Last week I presented at The New Jersey Communications, Advertising and Marketing Association (NJ CAMA) about how to avoid SEO disaster during a website redesign. Specifically, I covered how to avoid losing a majority of your rankings and organic search traffic when redesigning a website or migrating to a new CMS. During my career, I’ve unfortunately had to help companies who didn’t take the necessary precautions before redesigning their sites, and ended up paying a heavy price. For example, some companies lost 60-70% of their natural search traffic after a redesign or migration. After the presentation, I received a lot of questions about the subject overall, but there were several topics that stood out (and seemed to strike a nerve).
That got me thinking about how many other people were also confused and concerned about those hot topics. So, I decided to write this post to cover some of the top things you should be doing SEO-wise when redesigning your website. Since I can’t cover everything that was in my presentation (it was 61 slides), I decided to focus on the topics I received the most questions about from members of the audience.
You Want Scary? I’ve Got Scary.
Before I begin, let’s take a look at a few graphs that will scare the daylights out of any digital marketer. These are actual graphs from companies I’ve helped after redesigns impacted SEO. They unfortunately didn’t foresee the massive impact a redesign or CMS migration could have on their search engine rankings and subsequent traffic. It’s not pretty when this happens.
Website Redesigns and SEO – 9 Hot Topics for Marketers (based on my presentation):
Without further ado, here are nine things you should be doing when working on a website redesign or CMS migration that can save your search engine power, rankings, and traffic. Again, this subset of topics is based on the top questions I received after my NJ CAMA presentation.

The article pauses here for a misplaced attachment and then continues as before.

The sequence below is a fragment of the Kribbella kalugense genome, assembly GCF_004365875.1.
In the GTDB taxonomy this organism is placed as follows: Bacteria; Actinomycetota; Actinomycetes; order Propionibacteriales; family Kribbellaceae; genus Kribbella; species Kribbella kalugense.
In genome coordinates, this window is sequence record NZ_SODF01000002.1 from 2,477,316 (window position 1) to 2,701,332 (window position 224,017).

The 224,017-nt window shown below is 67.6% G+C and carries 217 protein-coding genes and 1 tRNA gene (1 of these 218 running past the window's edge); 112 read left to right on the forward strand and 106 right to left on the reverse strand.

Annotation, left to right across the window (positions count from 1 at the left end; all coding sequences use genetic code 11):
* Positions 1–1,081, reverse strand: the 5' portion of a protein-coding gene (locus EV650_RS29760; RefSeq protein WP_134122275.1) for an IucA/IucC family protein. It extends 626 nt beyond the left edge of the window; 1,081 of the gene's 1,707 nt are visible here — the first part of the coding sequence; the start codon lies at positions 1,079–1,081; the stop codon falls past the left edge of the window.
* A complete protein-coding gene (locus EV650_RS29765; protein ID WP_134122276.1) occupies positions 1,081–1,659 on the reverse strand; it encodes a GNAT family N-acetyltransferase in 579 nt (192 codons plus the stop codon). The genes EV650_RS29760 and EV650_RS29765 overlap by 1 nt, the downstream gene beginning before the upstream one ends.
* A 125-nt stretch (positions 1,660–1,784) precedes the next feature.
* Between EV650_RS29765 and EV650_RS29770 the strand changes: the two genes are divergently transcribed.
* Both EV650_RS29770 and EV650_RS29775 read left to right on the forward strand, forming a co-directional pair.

1. Crawl Your Site. Know Your Site.
When you redesign your website, there’s a good chance that URL’s will change. If URL’s change, you absolutely have to inform the engines where those older URL’s have moved to. If you don’t, you can destroy your SEO power. All of the equity those old URL’s have built up can be wiped out. And when that happens, your rankings drop, organic search traffic drops, sales drop, revenue drops, and heads roll. That’s why understanding all of your current URL’s is critically important.
The good news is that there are several ways to understand your current URL’s. I highly recommend you crawl your own site, which can reveal many of your current URL’s. I’ve covered Xenu Link Sleuth in the past here on Search Engine Journal, and it’s a great (and free) tool for completing this step. You can also use Screaming Frog to crawl your site, which is a paid solution. Once you crawl your site, export those reports and make sure everyone involved understands the website structure and the URL’s that need to be migrated (or redirected).
Quick Tip: Don’t forget your subdomains. I once performed an audit and found a subdomain with over 500 pages and over 1000 inbound links. Nobody involved in the project even knew the subdomain was active, and it would have gotten nuked during the migration. Crawling Your Site Using Xenu Link Sleuth:
2. Perform an Inbound Link Analysis
Inbound links are incredibly important for building SEO power. And, there’s a huge risk in losing those powerful inbound links if you change your URL structure. I highly recommend performing an inbound link analysis to fully understand your link profile. Know the pages linking to you, and where they are linking. Then make sure your developers understand that those pages must be migrated. And make sure you utilize 301 redirects when pointing your old URL’s to your new ones. More on 301’s in the next section of this post. There are several tools you can use to perform an inbound link analysis, including Open Site Explorer and Majestic SEO Tools. Get familiar with them, and don’t skip this step during a redesign or migration.
3. The 301 Redirection Plan
This is the heart of your migration from an SEO standpoint. If there is one thing you need to get right during the redesign, it’s this step. As I’ve explained already, you need to make sure all of your older pages 301 redirect to their newer counterparts. 301 redirects will safely pass PageRank from your older pages to the newer ones, and will enable you to maintain your Search Equity. If you fail at this stage, your trending could very well look like the graphs I included earlier. Don’t botch the 301 redirection plan. You will pay dearly.